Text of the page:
•The arctic cold front has passed through the region, temps will drop significantly overnight, setting the stage for tomorrow’s snow
•Snow develops from South to North between eleven and three PM
•Snow shield will not reach very far north and its northern edges will be battling dry air, this will lead to a sharp cutoff in snow accumulations as you head North
•Accumulations will range from a dusting to as much as 8 inches or more
•Snow will be a very high ratio type, and therefore will blow and drift easily in increasing winds during the late afternoon and evening leading to reduced visibility
•Temps only in the teens, combined with blustery conditions will lead to single digit and sub zero wind chills
•Any deviation in the track can have significant implications on the forecast
•Areas north of interstate 84 to about Kingston have the highest “bust” potential for snowfall under or over achieving the current forecast (Final track,Dry Air)
•Areas below the black dashed line may have localized amounts of 10+ inches where banding develops (See accumulation map)
•Worst part of the storm occurs from early evening into the overnight hours
Updated Snowfall Forecast:
Below is the current HVW forecast for tomorrows snowfall, there will be a tight cutoff of accumulations across the HV, the details can be found below the accumulation map.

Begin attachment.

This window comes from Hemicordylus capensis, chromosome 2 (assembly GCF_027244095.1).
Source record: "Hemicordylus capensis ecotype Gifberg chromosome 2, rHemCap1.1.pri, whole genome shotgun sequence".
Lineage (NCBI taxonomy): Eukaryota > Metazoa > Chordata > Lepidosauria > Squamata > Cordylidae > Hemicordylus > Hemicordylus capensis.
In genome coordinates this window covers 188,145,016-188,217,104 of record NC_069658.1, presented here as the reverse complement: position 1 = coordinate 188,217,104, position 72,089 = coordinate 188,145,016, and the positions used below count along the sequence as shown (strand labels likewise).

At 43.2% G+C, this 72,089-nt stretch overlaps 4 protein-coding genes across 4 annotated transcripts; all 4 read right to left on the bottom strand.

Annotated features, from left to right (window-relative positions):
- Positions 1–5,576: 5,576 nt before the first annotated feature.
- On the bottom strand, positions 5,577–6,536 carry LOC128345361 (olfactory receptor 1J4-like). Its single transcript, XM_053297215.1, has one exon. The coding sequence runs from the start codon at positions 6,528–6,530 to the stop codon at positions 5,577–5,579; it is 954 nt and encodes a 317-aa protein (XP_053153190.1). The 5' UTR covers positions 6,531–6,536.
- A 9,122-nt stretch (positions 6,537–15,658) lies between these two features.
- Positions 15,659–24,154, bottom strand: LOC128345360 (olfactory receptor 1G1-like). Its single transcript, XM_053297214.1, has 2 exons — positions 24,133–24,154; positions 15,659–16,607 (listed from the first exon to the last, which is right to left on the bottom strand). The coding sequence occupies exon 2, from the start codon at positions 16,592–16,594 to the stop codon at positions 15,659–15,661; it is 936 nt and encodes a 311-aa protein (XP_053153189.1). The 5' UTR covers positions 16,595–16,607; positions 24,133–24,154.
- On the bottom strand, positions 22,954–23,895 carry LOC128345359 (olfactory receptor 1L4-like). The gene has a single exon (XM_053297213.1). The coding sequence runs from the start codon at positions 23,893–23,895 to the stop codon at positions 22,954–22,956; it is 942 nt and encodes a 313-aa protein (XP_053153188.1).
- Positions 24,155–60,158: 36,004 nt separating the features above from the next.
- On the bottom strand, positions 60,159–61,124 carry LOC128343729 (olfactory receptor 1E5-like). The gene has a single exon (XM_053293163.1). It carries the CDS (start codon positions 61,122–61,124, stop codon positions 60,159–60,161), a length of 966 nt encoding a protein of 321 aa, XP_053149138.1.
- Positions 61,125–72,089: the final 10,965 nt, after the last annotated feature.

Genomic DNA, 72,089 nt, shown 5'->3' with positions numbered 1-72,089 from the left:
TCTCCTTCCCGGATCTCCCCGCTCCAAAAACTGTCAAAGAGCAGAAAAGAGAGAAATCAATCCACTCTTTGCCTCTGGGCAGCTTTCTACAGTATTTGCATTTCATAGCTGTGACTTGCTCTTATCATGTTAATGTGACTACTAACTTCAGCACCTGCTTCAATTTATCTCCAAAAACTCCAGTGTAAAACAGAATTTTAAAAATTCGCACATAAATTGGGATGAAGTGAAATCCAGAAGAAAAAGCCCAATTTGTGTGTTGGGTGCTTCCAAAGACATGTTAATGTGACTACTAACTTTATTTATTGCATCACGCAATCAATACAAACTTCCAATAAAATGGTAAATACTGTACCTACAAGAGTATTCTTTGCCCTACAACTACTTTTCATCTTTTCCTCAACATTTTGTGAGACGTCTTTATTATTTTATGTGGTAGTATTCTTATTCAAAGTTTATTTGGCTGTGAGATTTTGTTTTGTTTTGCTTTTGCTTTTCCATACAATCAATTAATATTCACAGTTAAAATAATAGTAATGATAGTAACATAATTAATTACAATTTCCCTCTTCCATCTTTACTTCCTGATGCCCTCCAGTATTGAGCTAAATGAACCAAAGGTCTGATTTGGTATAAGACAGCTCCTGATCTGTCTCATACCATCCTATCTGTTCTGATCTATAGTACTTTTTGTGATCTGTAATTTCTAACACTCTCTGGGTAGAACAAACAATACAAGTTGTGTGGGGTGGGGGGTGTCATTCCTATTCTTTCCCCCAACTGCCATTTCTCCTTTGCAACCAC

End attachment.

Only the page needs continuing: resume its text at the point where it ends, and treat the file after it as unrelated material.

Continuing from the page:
Well, the one positive is that there is not much need to change the original forecast from 4AM this morning, negative being I am already exhausted! Lets get down to the details, a storm will brush the region tomorrow with a touch of snow for some, and a potentially moderate to heavy snow for others. Because the storm is tracking further off-shore it has also shifted the heaviest axis of snow towards the I95 corridor, leaving our region on the fringes of the snow shield. In addition to the offshore track the snow shield will be battling cold, dry air pouring in from the North, this will lead to a very sharp cut-off between no snow, light snow and moderate to heavy snow. Below are five different model forecasts for the upcoming snow, you can clearly see the forecasting models are aligned with the fact that there will be a sharp cut off ,and the locations most likely to see accumulating snowfall. Keep in mind that the snowfall forecasts of these models are based on a 10-1 snow ratio, temps in the teens will spell out 20-1 to 35-1 snow ratio, so some of these amounts require a multiplier. The bitterly cold temps combined with increasingly blustery winds tomorrow evening will make for dangerous wind-chills and areas of blowing and drifting snow. This will lead to poor visibility and treacherous travel across parts of the region, especially late afternoon into the overnight hours. Its important to note that when the line between light and moderate snowfall is so tight, any deviation of the track can have huge implications on the forecast. Just imagine what a 25 mile shift NW or SE of the storm track can have on the moderate snowfall zone, tomorrow will require monitoring of the storm as it develops to sniff out any deviations in the track.
(Notice the similarities? Hard to argue!)